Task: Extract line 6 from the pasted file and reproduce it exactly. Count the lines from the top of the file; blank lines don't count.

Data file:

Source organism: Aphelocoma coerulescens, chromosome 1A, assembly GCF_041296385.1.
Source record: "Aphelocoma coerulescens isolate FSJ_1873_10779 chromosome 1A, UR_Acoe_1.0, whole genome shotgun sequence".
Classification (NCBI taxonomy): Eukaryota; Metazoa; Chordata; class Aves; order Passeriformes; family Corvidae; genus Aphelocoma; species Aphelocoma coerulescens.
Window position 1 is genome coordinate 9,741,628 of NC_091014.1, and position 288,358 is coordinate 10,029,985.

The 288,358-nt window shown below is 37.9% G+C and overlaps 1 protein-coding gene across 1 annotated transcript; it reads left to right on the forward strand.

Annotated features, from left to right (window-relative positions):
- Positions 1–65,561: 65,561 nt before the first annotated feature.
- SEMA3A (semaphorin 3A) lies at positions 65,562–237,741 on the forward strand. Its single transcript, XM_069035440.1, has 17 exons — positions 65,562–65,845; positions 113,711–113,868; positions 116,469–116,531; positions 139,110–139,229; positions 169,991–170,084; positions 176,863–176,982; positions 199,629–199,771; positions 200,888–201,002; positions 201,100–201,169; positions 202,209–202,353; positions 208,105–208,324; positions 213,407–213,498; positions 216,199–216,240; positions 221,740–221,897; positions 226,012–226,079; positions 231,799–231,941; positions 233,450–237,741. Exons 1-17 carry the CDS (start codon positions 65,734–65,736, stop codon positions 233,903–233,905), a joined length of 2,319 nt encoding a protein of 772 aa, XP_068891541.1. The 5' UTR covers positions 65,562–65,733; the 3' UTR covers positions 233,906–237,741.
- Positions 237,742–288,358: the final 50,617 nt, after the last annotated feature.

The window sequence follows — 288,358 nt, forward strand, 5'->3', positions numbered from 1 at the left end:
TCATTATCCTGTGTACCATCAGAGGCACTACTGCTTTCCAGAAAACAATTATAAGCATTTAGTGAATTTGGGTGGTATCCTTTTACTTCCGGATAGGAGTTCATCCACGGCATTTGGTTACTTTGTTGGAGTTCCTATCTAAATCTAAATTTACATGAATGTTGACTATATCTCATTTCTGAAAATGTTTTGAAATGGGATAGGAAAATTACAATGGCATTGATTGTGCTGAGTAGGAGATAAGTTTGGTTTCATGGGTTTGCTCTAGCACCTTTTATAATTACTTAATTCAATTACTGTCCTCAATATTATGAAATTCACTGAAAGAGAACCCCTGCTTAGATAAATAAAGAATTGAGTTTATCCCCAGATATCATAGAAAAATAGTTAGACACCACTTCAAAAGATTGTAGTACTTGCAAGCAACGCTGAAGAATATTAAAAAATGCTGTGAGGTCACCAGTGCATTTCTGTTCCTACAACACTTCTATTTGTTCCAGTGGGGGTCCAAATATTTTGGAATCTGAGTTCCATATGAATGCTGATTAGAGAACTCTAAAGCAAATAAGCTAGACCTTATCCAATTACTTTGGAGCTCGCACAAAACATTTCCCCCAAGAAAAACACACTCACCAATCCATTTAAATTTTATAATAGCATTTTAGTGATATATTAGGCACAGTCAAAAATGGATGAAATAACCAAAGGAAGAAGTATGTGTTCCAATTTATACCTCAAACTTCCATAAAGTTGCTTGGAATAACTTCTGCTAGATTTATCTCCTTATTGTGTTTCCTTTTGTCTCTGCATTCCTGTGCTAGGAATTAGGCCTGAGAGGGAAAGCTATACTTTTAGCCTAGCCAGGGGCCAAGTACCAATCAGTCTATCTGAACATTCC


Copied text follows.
Annotated features, from left to right (window-relative positions):